We’re half way through the week, and the F1 season is edging ever nearer, so to continue our theme of Formula 1 icons, today I’ve selected the first of the Ferrari’s that Michael Schumacher steered to championship glory in the year 2000. It was the turn of a millennium and a vital shift in power in Formula 1.
The Beginning of Dominance
Previous championship glories had been largely dominated by Williams and McLaren – since the year 1980 they had won 16 titles between them whilst Ferrari hadn’t even won one. However, the year 2000 marked the moment that Ferrari began to dominate the sport. By all accounts they did not have a dominant season in 2000, but in terms of future championship glories with Schumacher at the wheel, there was only one team in it for 5 straight years.
Schumacher went on to win back to back titles from 2000-2004 marking him as the most successful F1 driver of all time with 7 world titles which made him, arguably, the greatest driver of all time. Many people would, however, still put Senna as number one. Ferrari’s F1 dominance was also translated to their production cars as sales increased, which saw an increasing number of wealthy owners looking for the correct car insurance on some exclusive, rare models.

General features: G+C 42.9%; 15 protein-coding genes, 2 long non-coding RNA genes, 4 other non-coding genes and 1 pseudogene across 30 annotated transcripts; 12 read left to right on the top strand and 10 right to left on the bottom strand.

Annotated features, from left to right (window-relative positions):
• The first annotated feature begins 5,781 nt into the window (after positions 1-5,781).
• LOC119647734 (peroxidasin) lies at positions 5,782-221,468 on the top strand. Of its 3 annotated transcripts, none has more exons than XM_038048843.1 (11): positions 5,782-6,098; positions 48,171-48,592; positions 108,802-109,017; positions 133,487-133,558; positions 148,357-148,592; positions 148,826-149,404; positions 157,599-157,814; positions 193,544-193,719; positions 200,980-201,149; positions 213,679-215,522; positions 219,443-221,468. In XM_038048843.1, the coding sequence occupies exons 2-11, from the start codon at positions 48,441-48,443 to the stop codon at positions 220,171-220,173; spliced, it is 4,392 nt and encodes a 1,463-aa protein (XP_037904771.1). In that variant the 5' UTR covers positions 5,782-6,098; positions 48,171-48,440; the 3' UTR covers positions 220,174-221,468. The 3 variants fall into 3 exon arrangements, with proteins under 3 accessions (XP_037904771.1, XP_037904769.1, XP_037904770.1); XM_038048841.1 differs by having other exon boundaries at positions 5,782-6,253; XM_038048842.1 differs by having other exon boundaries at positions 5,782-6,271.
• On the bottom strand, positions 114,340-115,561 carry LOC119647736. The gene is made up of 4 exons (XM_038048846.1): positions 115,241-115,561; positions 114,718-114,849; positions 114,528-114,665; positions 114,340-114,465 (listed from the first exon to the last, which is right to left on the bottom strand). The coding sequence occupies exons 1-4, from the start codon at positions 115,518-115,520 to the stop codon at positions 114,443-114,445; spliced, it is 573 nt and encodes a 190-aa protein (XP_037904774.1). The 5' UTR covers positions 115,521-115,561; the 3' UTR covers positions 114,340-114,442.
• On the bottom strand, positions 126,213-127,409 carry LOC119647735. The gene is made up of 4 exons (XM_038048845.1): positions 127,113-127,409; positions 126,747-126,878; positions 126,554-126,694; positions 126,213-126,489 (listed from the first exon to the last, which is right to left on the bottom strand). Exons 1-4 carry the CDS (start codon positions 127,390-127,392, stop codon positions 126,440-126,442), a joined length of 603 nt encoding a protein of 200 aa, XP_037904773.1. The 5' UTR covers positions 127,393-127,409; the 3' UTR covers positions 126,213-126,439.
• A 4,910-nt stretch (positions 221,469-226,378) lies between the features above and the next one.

What was so brilliant about the 2000 season was that it was so close for most of the season; going into the Italian Grand Prix, McLaren’s Mika Hakkinen led Schumacher by 6 points. Schumacher then went on to win the final 4 races of the season, beginning at Monza to collect 40 points whilst Hakkinen simply could not keep up and the World Championship crown was finally brought back to the prancing horse for the first time since 1979.
The 2000 season also saw some thrilling moments, including Hakkinen’s pass up the inside of Schumacher at the Spa-Francorchamps circuit in Belgium whilst the pair went either side of Ricardo Zonta. One of the most iconic moments in F1 history.
Hakkinen and Schumacher had a fierce rivalry on the circuit for many years, with Hakkinen winning the ’98 and ’99 seasons before Schumacher finally broke his Ferrari championship duck in 2000 in the legendary, and aptly named, Ferrari F1-2000.